How Railroads Propelled Our County to Where We Are Today

How Railroads Propelled Our County to Where We Are Today

Railroads have long been regarded as a major driving force in the formation and development of the United States. It is believed that this grand project has played a central role in defining the fabric of our country since its founding. Indeed, it is hard to overstate the impact that railroads have had over the last century and a half or so; their contributions have been felt by generations of Americans in a wide variety of ways, most notably in the area of economic development.

When railroads were first established, they helped spur the development of national markets across the country by creating a unified transportation system that could move goods and people quickly and reliably between regions. This allowed industrialists such as Cornelius Vanderbilt and Jay Gould to gain significant wealth as large railroad companies such as the New York Central and the Southern Pacific spanned multiple states. The advent of railroads also helped facilitate the take-off of American industrialization in the period of 1843–1860. This was made possible by the railroads’ aid in decreasing transportation costs and as well as in introducing new products to commercial markets; both of these advances in turn stimulated the growth of coal, iron, and engineering industries which were essential for wider economic growth. Railroads also generated new investments and helped develop financial markets in the United States.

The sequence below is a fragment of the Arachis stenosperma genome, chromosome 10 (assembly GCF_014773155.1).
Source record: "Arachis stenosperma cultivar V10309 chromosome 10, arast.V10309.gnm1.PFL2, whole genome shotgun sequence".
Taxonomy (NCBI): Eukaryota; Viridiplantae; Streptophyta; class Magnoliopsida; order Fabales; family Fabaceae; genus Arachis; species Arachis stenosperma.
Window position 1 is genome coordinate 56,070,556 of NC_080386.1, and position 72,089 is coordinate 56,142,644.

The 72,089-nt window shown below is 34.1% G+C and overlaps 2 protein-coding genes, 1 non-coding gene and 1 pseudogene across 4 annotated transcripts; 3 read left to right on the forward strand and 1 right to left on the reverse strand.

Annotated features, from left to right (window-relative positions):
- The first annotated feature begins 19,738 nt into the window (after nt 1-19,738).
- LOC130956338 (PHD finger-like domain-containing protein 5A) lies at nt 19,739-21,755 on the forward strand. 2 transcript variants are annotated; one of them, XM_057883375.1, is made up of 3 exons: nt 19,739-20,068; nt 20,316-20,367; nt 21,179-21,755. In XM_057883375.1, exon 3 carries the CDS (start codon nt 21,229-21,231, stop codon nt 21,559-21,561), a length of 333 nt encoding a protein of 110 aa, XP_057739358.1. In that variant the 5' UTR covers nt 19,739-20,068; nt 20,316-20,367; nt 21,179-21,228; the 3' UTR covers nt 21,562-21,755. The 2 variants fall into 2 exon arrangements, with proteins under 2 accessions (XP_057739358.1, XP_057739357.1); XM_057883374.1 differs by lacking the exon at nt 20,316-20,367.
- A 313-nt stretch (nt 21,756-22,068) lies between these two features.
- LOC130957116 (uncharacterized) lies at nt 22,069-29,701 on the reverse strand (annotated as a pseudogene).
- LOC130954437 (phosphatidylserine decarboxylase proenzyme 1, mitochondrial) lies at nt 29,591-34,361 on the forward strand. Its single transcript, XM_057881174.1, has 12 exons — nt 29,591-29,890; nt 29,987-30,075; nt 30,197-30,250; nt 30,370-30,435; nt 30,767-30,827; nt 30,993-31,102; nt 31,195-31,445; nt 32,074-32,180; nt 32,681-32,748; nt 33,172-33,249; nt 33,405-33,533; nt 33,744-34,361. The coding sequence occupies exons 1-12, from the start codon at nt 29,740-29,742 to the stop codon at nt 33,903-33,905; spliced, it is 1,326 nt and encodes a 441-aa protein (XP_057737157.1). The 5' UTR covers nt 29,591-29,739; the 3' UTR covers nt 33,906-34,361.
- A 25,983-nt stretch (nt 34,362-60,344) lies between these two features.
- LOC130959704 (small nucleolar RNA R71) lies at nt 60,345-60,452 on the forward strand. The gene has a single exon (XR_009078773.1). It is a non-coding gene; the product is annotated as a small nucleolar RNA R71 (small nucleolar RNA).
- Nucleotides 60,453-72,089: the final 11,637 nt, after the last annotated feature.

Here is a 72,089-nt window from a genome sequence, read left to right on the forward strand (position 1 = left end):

During the 1900s and 1970s, mainline railroads focused primarily on transporting individuals and freight over long distances. However, these railroads also ran suburban services near big cities, which usually ran simultaneously with Streetcar and Interurban lines. Unfortunately, these Interurban services proved unable to survive the Great Depression, leading to the failure of most services by this time. Railroads’ flagship passenger services during this era included multi-day trips on luxurious trains, but they were unable to compete with airlines in the 1950s. During the same decade, rural communities were served by twice-daily slow trains, though these too were eventually unable to stay afloat when the Railway Post Office cars were discontinued.

The rise of automobile travel in the 1930s was the first major dent in rail passenger market shares, and ultimately it was the development of the Interstate Highway System along with commercial aviation in the 1950s and 1960s that would deal the largest blows to rail transportation, both passenger and freight. The Great American Streetcar Scandal saw General Motors and others convicted of running the streetcar industry into the ground on purpose. In the end, there was little need for railroads to advertise their passenger service if their customers had already resorted to traveling by air and car.

The legacy of the railroad industry remains deeply embedded in our nation’s history. From facilitating economic growth to connecting Americans across the country, railroads have provided a number of lasting benefits to the country and undoubtedly changed our country for the better.

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